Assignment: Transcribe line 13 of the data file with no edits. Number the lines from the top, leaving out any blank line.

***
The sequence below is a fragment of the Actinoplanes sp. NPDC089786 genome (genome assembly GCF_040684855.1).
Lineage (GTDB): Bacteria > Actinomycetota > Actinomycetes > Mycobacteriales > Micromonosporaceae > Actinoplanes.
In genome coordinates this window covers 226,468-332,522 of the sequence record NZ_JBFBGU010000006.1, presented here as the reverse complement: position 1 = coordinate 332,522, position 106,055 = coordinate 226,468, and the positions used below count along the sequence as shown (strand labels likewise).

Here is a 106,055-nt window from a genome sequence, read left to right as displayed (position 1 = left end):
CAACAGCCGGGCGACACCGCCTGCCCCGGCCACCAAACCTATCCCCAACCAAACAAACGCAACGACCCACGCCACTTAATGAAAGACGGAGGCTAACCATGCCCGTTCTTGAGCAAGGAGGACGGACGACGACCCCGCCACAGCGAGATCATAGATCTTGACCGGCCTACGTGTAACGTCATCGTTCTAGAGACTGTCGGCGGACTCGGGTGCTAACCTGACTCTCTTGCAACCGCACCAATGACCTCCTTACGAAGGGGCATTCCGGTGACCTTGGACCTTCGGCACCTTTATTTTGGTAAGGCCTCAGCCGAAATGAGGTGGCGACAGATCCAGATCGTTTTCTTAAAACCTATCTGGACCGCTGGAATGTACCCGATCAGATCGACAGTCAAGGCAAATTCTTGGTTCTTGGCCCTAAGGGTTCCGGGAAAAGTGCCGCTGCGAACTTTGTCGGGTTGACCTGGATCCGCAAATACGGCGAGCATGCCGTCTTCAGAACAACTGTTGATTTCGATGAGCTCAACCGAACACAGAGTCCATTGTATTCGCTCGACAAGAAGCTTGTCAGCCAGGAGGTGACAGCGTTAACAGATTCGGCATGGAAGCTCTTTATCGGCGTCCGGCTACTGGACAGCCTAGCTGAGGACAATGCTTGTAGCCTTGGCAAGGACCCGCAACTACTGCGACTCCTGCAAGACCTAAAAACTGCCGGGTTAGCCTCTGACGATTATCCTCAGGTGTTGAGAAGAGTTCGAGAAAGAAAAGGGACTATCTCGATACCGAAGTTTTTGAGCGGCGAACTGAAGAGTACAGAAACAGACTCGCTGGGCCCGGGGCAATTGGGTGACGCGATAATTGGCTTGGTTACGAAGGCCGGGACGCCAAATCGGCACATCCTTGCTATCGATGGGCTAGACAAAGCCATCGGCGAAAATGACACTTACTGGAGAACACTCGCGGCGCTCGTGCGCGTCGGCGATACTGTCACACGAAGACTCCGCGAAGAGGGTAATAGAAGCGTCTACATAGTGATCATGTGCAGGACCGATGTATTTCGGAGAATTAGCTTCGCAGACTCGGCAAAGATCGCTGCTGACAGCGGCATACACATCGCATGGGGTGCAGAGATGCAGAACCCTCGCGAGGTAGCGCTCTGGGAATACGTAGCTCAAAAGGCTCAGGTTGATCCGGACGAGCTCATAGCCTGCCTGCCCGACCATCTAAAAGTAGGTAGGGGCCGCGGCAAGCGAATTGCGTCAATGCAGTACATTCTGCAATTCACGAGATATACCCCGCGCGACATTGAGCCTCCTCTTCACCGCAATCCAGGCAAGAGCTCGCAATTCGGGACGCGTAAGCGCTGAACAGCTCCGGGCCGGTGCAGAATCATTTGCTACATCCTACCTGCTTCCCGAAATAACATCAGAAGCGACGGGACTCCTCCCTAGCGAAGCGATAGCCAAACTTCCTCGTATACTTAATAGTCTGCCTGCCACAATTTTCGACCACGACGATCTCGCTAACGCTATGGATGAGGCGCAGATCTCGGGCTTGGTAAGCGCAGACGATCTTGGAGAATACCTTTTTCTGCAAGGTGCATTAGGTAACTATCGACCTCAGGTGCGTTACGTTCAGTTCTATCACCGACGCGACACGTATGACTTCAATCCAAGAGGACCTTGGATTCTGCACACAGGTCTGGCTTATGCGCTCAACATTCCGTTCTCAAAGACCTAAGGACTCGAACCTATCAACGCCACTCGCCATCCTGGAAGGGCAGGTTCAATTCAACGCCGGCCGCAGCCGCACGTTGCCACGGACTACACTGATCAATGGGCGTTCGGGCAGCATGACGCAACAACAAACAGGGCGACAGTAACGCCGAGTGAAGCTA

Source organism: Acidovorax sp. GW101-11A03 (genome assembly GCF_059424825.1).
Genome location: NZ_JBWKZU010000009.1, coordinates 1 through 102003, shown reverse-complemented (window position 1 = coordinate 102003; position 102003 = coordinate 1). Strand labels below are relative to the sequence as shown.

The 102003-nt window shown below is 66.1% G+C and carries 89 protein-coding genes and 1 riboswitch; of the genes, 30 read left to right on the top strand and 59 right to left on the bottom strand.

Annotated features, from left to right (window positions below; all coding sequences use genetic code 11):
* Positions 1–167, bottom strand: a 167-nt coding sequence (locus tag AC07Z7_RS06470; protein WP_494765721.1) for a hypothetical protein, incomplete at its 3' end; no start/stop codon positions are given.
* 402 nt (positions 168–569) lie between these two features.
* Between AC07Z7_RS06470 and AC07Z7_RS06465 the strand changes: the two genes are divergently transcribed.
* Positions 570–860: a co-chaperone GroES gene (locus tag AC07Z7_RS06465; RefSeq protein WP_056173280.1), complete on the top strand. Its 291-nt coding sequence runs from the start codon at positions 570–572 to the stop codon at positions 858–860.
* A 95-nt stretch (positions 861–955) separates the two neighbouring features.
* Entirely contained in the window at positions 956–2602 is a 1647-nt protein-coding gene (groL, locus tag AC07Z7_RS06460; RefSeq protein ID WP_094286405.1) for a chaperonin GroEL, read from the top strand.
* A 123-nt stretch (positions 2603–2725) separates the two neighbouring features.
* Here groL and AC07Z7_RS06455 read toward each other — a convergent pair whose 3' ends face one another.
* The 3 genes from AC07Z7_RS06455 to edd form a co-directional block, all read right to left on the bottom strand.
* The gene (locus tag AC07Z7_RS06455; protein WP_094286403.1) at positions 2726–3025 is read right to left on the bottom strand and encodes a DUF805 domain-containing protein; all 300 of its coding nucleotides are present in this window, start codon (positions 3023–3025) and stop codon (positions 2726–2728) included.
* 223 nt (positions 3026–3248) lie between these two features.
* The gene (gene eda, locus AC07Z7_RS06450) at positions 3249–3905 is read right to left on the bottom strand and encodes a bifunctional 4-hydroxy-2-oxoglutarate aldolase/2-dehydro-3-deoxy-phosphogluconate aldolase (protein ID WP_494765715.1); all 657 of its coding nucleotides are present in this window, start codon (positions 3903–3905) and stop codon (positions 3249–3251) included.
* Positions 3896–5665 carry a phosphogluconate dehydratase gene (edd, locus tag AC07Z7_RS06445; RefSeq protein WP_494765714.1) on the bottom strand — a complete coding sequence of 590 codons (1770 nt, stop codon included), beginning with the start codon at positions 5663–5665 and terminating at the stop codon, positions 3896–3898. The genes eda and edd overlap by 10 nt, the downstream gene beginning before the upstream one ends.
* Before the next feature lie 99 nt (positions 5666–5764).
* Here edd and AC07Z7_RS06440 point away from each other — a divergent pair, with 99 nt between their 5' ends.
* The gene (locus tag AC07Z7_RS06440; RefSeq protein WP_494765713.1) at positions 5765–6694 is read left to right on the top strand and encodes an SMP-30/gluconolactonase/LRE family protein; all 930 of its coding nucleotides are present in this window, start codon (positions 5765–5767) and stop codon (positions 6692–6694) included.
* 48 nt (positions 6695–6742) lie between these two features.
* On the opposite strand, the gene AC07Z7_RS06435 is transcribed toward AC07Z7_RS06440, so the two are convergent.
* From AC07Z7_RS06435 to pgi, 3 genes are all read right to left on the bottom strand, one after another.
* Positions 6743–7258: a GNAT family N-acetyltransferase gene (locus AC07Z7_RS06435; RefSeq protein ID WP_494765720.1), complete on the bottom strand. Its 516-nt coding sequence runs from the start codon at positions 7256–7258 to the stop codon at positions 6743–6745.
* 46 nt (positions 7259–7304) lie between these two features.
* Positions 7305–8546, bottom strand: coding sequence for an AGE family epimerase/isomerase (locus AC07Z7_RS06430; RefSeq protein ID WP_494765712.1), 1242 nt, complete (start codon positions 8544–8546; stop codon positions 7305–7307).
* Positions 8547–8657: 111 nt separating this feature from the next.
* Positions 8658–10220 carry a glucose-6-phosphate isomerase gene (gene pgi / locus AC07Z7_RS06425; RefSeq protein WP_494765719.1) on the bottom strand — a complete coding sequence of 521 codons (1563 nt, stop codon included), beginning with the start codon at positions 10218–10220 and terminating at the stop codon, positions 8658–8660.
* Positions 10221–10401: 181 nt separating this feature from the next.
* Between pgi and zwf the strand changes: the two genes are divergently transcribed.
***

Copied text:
* Positions 570–860: a co-chaperone GroES gene (locus tag AC07Z7_RS06465; RefSeq protein WP_056173280.1), complete on the top strand. Its 291-nt coding sequence runs from the start codon at positions 570–572 to the stop codon at positions 858–860.